class = "data.frame", row.names = c("001",  "002", "003", "004", "005"))

    LastVisDate Resolved Pattern Resdate
001     11/1/12      Yes     yny 6/18/12
002     12/4/12      Yes     yny  7/5/12
003     11/1/12      Yes     yny  9/4/12
004     11/1/12      Yes     yny 9/22/12
005     12/4/12       No    <NA>    <NA>

I spent a lot of time on this project, but couldn't figure out how to ask R to march rightward through the dataset until my stopping rules are satisfied. Suggestions greatly appreciated.

share|improve this question
check out apply(), which will apply a function to each row or column of your data.frame, depending on whether you supply a 1 or a 2 to the apply() function. –  tcash21 Dec 15 '12 at 18:32
For the sake of clarity, it might help if you sow us what you expect as the final data frame for this small set of rows. –  Ananda Mahto Dec 16 '12 at 6:56
data2 does not seem to match data1. For example, row 1 in data1 does not contain the date 7/5/12. –  Matthew Lundberg Dec 16 '12 at 16:40
(Fixed data2, thanks). Thanks for the great lead on coding. Still working to understand solution, but looks like the pieces are all here. Not sure how to create a function that will accept as normal any of the four combinations. Seems like I have to use "set" logic (ie test if x is a member of the union of my four vectors of interest) but I am finding set operators to be a bit difficult in R. Found sets package and also interval package, but use is not straightforward. –  marcel Dec 20 '12 at 16:42

1 Answer 1

up vote 1 down vote accepted

This relies on the structure of your data. In particular, that there are three values starting at columns 2, 6 and 10, which are passed to the function which determines if someone is "normal".

Here's a function to determine if someone is "normal". There are other ways to write this.

is.normal <- function(x) {
    all(x == c("Yes", "Yes", "No")),
    all(x == c("Yes", "No", "Yes")),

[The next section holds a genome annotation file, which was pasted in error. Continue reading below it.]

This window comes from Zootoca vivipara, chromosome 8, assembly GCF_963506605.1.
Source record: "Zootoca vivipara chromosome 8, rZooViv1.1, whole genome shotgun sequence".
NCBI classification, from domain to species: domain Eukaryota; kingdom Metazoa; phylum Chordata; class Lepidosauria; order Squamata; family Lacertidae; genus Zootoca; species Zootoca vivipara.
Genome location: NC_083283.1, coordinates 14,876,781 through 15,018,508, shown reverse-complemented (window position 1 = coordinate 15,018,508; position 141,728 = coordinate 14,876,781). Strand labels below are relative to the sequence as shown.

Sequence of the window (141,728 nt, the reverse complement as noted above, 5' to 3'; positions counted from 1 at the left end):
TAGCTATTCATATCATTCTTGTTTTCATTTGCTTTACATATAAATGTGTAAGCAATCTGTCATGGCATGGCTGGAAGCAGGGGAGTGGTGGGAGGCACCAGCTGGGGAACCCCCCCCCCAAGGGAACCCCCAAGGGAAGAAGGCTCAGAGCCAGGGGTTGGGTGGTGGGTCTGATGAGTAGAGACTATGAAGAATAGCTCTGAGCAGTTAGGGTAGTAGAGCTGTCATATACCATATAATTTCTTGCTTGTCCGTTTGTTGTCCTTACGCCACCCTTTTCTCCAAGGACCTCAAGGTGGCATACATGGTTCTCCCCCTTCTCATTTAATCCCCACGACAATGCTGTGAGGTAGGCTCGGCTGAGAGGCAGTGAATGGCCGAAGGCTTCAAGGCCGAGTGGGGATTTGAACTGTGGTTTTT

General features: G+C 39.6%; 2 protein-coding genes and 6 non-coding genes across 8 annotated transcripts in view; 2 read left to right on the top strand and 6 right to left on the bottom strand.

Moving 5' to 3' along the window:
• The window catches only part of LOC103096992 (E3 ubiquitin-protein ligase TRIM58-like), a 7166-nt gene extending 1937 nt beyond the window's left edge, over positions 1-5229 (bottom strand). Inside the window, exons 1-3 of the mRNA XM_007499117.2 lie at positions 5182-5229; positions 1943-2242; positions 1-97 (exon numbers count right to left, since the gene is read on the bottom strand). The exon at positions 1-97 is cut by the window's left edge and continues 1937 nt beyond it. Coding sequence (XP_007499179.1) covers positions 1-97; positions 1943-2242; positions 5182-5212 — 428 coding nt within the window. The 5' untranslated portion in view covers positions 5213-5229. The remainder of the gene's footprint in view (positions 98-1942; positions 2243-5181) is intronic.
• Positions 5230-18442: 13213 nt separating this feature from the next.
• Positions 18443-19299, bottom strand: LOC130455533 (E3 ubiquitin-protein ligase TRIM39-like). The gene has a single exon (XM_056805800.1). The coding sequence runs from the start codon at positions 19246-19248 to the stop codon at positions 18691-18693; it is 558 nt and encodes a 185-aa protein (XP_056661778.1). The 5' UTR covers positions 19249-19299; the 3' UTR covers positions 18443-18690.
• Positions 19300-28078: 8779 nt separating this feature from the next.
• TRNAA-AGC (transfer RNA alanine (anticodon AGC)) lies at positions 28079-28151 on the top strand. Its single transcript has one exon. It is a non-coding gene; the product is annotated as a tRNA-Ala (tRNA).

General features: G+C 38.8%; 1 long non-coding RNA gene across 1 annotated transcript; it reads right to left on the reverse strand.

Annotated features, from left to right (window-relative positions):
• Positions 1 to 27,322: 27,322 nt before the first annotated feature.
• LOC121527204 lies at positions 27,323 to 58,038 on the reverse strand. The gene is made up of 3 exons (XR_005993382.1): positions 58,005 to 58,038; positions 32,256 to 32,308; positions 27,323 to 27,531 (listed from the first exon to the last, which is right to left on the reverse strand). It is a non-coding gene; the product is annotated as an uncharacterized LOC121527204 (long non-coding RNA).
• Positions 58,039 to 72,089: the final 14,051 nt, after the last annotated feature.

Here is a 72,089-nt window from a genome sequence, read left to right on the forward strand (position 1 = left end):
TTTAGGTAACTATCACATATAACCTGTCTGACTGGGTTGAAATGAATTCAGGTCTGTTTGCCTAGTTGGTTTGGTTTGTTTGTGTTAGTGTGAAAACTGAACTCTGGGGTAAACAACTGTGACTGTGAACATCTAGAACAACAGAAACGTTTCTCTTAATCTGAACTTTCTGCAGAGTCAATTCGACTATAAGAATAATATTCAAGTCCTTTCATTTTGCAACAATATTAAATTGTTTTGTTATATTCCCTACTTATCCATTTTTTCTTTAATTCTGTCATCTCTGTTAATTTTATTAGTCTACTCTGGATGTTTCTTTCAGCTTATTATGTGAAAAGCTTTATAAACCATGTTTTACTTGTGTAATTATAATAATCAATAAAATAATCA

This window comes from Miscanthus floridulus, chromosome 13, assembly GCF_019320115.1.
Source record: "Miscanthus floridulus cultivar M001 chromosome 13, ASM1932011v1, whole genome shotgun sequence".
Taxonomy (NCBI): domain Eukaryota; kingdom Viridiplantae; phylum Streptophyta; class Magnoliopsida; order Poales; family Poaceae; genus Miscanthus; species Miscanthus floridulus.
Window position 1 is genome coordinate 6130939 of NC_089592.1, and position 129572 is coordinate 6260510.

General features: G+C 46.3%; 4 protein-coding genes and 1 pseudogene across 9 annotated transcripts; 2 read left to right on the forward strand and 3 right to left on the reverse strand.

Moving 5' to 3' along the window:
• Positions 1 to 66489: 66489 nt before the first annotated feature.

all(x == c("No", "Yes", "Yes")),
    all(x == c("Yes", "Yes", "Yes"))

We use this, applying to the appropriate sets of columns. This depends on the exact layout that you have specified in the question. Note the column numbers passed to vapply. The result here is a logical matrix, telling if someone is "normal" at each step.

ok <- vapply(c(2,6,10),
         function(x) apply(data1[x:(x+2)], 1, is.normal ),

> ok
     [,1] [,2]  [,3]

Now find the first time that each person becomes "normal", if any. By inspection, that's 2 for everyone but the last, who remains abnormal. The if is used to prevent Inf return values from min when normalcy is not achieved.

date.ind <- apply(ok, 1,
              function(x) {
                y <- which(x)
                if (length(y)) min(y) else NA

> date.ind
001 002 003 004 005 
  2   2   2   2  NA 

Then we can extract the date, knowing the "group" from above, and how to get to the actual date column where normalcy is achieved:

dates <- vapply(seq_along(date.ind), 
                function(x) if (is.na(date.ind[x])) as.character(NA) else as.character(data1[x,date.ind[x]*4-3]),
> dates
[1] "6/18/12" "7/5/12"  "9/4/12"  "9/22/12" NA   

Extracting other information is similar, as the column indices can be computed as above.

share|improve this answer

Your Answer


By posting your answer, you agree to the privacy policy and terms of service.

Not the answer you're looking for? Browse other questions tagged or ask your own question.